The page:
Drug Use by Other Tenants; Used Syringes Discarded in Common Area

10 Replies

I own a condo in a gentrifying neighborhood that has taken an ugly turn due to Covid and a high-profile police brutality case nearby (think BLM). I have excellent tenants in a complex of 12 units. It appears there's another tenant selling drugs, and as a result junkies come and go from the property and use drugs in the common areas. There are used syringes and condoms in the hallways and stairwells. We're working on getting who we suspect is the problem tenant out but it's challenging in the eviction moratorium environment without catching them dead-to-rights selling drugs. We don't have a doorman and owners are reluctant to shell out for security. The police precinct nearby was destroyed during a protest and it is challenging to get the cops to come if there isn't a crime in progress. My tenant sends me pictures of used needles in the hallway and short of working toward improving security and removing problem tenants, which are not quick or inexpensive processes, I'm at a loss. Any advice? 

I'm guessing you are in NYC correct?  Most other locations don't consider hiring a doorman.

Cameras are really cheap now.  If you have access to a ethernet-linked internet access, we like Reolink.  If you only have access to wifi, wyze make a good cheap camera that may help you.

Put a nice sticker on the door that all hallways are monitored by camera.

Hi Michael,

If it were mine, I'd:

(1)  Boot the dealer; and

(2)  Pay an independent contractor to clean the area and dispose of the waste; and

(3)  Possibly vend it off due to the increased crime/burned down Police Station (lack of PD response) in the area.

Good Luck! 

There are ways to encourage someone to leave. You can ask the police to keep an eye on the neighborhood, set up cameras inside or outside to monitor who comes and goes and share that with police, conduct frequent visits yourself, etc.

You can also post notice on the door that you know what they're up to and you want them to leave. Some criminals are willing to disappear if they think they've been caught.

You could schedule inspections regularly and perhaps scare the tenant into leaving.

Post notice on the door stating you know what they are up to and that you want them out in X days.

Stop in for a friendly visit with a few friends, crack a cold one on the couch, and explain how their health may benefit from living somewhere else, like Kansas.

Your taxes are going to a legal system that no longer protects you. It may be time to get creative - within the law - and find your own ways to motivate the tenant to leave.

Greg Scott--do you then hire someone to watch the feed? That's another expense the condo owners have pushed back on. We also expect cameras to get destroyed.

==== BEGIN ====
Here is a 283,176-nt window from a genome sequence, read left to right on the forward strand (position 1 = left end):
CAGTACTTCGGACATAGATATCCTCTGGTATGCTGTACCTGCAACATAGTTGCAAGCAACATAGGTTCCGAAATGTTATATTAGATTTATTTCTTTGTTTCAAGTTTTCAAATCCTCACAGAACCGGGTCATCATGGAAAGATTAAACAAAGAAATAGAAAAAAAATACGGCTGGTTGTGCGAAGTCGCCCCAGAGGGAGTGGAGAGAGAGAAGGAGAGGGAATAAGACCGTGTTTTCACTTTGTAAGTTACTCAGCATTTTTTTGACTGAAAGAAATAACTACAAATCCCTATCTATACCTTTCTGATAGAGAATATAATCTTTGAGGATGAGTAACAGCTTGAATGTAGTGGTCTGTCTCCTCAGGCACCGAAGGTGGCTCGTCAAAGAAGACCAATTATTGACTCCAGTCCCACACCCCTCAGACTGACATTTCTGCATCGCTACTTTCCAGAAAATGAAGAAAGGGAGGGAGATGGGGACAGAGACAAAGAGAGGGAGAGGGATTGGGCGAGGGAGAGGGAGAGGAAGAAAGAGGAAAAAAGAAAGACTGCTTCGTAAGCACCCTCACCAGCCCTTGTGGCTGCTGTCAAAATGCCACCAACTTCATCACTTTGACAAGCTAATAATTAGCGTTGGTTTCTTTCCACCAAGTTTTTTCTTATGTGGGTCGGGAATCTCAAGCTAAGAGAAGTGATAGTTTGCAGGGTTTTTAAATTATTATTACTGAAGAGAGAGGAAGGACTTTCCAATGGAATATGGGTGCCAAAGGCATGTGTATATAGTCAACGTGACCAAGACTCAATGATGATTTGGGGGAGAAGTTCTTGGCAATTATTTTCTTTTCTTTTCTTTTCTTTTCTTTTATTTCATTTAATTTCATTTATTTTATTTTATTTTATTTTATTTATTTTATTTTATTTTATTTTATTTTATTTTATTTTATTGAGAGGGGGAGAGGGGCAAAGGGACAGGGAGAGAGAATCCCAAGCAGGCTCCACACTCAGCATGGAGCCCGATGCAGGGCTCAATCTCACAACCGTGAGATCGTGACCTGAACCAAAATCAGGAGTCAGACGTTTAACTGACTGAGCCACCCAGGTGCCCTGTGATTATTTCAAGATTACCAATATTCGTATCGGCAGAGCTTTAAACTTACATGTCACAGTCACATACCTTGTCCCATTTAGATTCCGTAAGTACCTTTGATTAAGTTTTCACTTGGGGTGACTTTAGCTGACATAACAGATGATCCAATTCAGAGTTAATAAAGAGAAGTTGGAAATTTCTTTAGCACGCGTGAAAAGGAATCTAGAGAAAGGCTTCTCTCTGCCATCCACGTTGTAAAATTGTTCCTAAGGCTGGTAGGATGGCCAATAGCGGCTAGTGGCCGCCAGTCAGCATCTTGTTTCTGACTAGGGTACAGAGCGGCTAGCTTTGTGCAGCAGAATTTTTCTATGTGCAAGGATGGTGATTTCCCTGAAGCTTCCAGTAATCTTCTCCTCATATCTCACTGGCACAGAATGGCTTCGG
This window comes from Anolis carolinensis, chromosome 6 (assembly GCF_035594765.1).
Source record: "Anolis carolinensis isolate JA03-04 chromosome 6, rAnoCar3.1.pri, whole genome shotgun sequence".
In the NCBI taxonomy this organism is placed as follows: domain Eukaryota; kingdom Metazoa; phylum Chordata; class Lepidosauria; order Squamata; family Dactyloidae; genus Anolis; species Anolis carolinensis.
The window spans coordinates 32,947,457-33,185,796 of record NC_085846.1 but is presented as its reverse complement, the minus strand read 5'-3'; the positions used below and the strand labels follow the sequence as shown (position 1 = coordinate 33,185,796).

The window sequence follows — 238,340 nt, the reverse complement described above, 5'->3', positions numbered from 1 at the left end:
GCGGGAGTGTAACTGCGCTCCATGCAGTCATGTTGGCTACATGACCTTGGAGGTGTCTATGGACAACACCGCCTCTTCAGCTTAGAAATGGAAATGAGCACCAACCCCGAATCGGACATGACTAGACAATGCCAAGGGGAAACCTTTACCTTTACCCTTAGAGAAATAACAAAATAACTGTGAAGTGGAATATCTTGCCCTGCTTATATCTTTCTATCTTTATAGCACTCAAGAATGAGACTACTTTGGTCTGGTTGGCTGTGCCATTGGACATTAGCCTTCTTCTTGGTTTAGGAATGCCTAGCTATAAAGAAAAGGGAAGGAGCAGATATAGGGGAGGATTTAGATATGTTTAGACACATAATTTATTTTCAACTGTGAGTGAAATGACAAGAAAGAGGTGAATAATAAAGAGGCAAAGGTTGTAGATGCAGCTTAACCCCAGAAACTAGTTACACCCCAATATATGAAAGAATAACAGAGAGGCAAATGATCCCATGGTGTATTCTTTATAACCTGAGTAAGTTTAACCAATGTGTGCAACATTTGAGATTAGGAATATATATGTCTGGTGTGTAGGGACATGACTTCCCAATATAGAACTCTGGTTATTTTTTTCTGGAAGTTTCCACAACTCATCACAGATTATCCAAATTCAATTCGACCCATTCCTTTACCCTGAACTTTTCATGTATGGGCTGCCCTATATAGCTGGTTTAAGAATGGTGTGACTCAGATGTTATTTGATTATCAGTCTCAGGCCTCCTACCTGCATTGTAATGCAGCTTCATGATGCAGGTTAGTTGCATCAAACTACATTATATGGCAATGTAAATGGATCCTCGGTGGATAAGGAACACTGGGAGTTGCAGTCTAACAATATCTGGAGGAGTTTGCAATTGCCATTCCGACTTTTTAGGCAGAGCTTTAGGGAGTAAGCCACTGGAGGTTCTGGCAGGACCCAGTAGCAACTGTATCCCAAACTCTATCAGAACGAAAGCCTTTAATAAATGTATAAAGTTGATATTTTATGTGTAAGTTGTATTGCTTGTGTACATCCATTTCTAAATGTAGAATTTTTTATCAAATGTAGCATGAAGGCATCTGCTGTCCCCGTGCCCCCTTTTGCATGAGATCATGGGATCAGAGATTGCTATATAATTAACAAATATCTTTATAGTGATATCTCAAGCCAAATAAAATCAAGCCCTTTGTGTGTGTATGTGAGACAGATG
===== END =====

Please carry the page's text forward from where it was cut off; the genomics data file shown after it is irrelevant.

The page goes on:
Scott Mac--what kind of independent contractor cleans up needles? Have any recommendations or can you put me in the direction of any (maybe they're all local)?

Nathan G.--all good ideas. Unfortunately we've been pretty forthright with our accusations but folks don't seem to care because we have little authority to collect fines and we can't evict.

Thank each of you for your very high-quality responses!

Do you own all of the units or just one?  I would post signs that the area is under surveillance.  Put the cameras high enough up that they are hard to reach and you can have multiple ones up so if they destroy one, you have that recorded by another.  Put them in the common areas where you are finding needles-you will then get it on tape (so to speak).

I agree with the others who say do inspections.  Find a reason to spend more time on site-paint the hallways.

My first recommendation would be offering a "quick 50" to tenants. Having someone else share the info on who is causing the issues would potentially help in court. Also, you can place security cameras in the trouble areas fairly easily. Both of these seem to be pretty simple solutions. I would also like to point out that depending on how the lease is worded, if you have decent proof on the culprit, this is not considered a protected eviction. The moratorium is based on late rent, not violations of the lease agreement.

Private security. The type that specializes in hands on problem solving. My guess is that in NYC there are some 6 foot 5 bouncers who are out of work and would be happy for a cash side job right about now. 

Originally posted by @Michael Miller :

We need to essentially catch the criminal in the act and have evidence to evict on the basis of crime, unfortunately.

There are no hands off solutions for this class of property.  If you want them out, you will need to open your mindset and take action.

Syringes and used condoms are your evidence...along with your lease agreement prohibiting crime and requiring the proper maintenance of the premises.  My point is that a drug dealer is not going to show up to refute the evidence.  They will move to another location where owners are unwilling to do anything.  If you feel that you need additional evidence, do unit inspections and find more.  Or pay a part time guard or bouncer to sit over there for a night or two on a weekend.